Spring mornings in Budapest are gloriously beautiful; not quite so when my friend Siranush is left without her cup of coffee. To eliminate the danger of unleashing the beast within her, we had to go… to a bookshop.
At first we couldn’t figure out where Foursquare brought us, seeing only a mall in front of us; once we entered, we couldn’t find the coffee place on the mall’s map and had to enquire at the info desk. And that’s how we discovered a tiny coffee corner with beans from all over the world, hidden on the second floor of a huge bookshop. I ordered cappuccino, just like Siranush, and thought that I was getting her bad habits. Although… The coffee in Budapest was really good.
We walked all the way from where we stayed in Buda across the bridge to the Pest side. Popped into the huge Central Hall market, a crafts-food-souvenirs place. We investigated each corner, but held ourselves from buying anything. It wasn’t the time. I love markets of all kinds, so for me the entertainment itself was walking through the stalls, comparing prices and discovering the assortment. Hungary, it seemed, was famous for its embroidery, spicy red peppers and wood carvings.
The further plan was to join a free walking tour Siranush discovered on the internet, yet the directions weren’t exactly clear. We spent a while trying to find the right spot on the square, and when we finally did after a short run from the sudden rain, there was no sign of a tour. We walked a bit forward and saw a bunch of guys with their booklets. They suggested running to the river bank and seeing if we could catch up with the tour, so we hurried on. But we couldn’t find them.
We ended up just chatting helplessly. Turned out the guys were Americans teaching in some god-forgotten city in Spain who ran away for a vacation. While we were talking the rest of their group vanished, so we just spontaneously stuck together and decided to go for a walk. Me and Siranush were already experts in the area… Just kidding, I was the expert. She wanted coffee.
We walked up the Castle Hill and had a lot of fun listening to my offline audio guide that I suddenly remembered about. We took pictures (lots of them), talked about stuff, gazed around – the views were breathtaking – had a meal, and enjoyed ourselves quite a bit. We even made it to that long island which was swarming with sportsmen and sportswomen of all kinds. Mostly we saw impressive groups of runners. Boy was that island long!
Totally exhausted, we got back to the Pest shore and landed at the nearest Thai place. Me and Siranush were running out of time – it was almost 9 pm, we had that Claustrophilia thing booked and Daniel confirmed that he’d join. I never was quite so in love with Budapest transport as when we hopped on a neat modern tram that carried us to our destination in a blink of an eye (and for free, yet again).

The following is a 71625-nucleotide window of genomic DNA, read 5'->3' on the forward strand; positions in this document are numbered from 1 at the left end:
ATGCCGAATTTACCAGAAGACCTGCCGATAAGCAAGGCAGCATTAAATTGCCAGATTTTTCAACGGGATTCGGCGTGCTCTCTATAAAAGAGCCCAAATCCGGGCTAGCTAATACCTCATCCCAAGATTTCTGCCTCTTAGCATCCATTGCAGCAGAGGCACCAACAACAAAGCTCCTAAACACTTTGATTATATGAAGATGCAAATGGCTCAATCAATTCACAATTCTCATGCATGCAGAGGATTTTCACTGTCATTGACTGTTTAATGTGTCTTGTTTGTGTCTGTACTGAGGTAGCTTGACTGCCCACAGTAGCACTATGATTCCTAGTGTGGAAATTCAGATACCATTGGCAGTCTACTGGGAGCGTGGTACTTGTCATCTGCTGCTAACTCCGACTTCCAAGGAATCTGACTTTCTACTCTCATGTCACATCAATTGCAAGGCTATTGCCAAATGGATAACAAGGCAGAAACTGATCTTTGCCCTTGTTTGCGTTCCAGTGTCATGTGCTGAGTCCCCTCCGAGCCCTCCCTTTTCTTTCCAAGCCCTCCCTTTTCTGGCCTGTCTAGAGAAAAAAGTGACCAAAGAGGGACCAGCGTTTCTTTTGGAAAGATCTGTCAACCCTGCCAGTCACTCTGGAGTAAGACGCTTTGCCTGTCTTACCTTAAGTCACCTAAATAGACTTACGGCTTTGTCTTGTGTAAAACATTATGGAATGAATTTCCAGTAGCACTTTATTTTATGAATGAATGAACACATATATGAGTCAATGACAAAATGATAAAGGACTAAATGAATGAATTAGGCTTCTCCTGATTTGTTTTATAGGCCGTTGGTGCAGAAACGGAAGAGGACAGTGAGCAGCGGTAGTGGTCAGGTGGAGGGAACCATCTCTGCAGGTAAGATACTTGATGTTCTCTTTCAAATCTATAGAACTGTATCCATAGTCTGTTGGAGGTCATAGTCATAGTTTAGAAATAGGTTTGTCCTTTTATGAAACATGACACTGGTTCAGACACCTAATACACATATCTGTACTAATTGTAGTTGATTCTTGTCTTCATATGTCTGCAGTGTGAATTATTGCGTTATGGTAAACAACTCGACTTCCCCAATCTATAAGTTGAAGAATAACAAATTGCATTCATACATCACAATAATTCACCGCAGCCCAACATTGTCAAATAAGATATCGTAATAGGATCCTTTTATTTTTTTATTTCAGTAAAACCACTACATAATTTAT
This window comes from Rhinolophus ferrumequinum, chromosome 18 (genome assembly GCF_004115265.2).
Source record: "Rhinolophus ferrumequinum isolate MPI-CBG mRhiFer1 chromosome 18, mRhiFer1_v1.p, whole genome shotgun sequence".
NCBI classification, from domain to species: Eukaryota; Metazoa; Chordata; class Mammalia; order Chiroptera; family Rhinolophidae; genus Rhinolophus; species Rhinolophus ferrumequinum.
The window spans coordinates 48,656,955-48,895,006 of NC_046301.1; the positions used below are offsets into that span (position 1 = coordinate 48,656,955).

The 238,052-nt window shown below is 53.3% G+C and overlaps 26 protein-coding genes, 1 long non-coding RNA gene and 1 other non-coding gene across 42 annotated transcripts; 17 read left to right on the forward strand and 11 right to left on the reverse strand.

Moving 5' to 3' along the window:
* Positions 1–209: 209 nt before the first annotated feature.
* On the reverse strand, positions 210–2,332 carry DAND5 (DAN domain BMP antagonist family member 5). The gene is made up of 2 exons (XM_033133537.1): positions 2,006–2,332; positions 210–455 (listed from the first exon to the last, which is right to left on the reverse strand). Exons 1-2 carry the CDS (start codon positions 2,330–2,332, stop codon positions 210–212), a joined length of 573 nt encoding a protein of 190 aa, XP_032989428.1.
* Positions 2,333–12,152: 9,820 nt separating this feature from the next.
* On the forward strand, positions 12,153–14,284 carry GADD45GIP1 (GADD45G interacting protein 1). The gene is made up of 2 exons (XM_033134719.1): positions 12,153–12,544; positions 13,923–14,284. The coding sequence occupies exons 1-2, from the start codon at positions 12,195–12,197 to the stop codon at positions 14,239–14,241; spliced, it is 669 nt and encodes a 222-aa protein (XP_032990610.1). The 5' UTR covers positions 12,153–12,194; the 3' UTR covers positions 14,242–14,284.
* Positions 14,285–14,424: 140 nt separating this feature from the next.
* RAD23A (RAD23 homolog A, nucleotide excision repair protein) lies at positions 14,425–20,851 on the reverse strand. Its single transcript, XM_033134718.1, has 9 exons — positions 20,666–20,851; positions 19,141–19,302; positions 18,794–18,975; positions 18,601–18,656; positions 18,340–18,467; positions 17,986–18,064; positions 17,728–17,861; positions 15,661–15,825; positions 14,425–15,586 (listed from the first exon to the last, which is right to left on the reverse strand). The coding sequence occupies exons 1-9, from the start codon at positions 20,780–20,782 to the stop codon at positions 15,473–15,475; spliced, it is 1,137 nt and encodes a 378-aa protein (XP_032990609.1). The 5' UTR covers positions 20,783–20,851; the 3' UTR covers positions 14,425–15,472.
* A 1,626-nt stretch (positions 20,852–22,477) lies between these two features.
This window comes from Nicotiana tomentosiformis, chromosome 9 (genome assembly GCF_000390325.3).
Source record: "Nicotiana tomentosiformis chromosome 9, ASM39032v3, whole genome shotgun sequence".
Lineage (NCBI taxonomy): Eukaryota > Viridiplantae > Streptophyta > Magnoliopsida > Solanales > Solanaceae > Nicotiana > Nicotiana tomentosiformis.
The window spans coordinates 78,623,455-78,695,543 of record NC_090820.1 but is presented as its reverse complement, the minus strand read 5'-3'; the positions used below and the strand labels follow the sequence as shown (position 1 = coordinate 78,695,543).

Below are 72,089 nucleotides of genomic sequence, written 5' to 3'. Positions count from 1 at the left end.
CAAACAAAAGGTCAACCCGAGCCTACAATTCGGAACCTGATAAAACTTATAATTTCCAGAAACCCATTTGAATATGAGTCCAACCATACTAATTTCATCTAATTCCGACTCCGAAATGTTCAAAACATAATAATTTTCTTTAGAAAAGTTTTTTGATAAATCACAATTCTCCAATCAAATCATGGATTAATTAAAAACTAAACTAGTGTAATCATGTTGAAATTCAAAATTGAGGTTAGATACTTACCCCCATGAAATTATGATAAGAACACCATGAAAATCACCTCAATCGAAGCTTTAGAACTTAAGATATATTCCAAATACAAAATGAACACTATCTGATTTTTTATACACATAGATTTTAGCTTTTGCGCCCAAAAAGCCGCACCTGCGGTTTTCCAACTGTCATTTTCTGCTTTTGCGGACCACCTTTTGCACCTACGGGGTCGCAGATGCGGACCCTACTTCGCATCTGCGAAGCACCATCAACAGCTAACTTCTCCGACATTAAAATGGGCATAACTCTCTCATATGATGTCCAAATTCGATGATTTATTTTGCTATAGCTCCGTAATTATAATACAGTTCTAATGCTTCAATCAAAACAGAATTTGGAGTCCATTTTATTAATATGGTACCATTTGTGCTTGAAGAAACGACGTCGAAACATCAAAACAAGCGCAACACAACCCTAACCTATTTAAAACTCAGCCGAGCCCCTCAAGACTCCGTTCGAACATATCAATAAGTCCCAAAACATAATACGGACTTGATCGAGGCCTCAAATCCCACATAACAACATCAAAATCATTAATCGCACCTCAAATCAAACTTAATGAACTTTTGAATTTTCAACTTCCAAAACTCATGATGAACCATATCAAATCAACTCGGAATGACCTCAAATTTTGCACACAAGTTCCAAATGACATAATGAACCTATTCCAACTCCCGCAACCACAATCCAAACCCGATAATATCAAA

We walked into the right door and found the entrance to the game inside of the house. The door closed behind us and won’t open. Daniel was already there, we were on time, and we suddenly realized we were already in the game. The goal was to find the key to get out. We were standing in a tiny hall of some apartment – at least two rooms. We had one hour and no idea what to do…
To make the long (and funny) story short, we outsmarted ourselves. For example, I’m really good at finding things and noticing the small details, so I’ve turned every room we were getting in upside down (carefully though). So in the first room I found the right key in the very beginning and we just wasted time solving a big puzzle that was supposed to lead us to that key. I mean, it’s a hidden object + puzzle game, give your players some credit!
But the most hilarious moment was when we found out that we had the key from the entrance door right from the start. We spent so much time fighting with keys and locks and magnets and secret codes that when we finally got the last key we couldn’t tell where to use it. It was too small for the front door. At last our moderator – a voice from nowhere – took pity on us and told us it was from a certain key tied to a certain lock. The awkward moment was that at the start the key was chained to the bolt on the wall, and you were supposed to open the lock to take it off… Yet Daniel just tore the bolt out of the wall, as it showed almost no resistance! And that’s why we never thought that was THE key… Oh well. We laughed so much because in the end we were five minutes late, and felt enormously stupid. But we didn’t care.
Afterwards Daniel took us to some bar that held an improv concert. We saw it wasn’t the best decision when we started passing out right at the table, exhausted from all the walking and talking and overloaded with fresh air. Yet even after we got home we kept talking until Daniel got a message from his brother next door politely asking us to shut the hell up. Which we did. Eventually.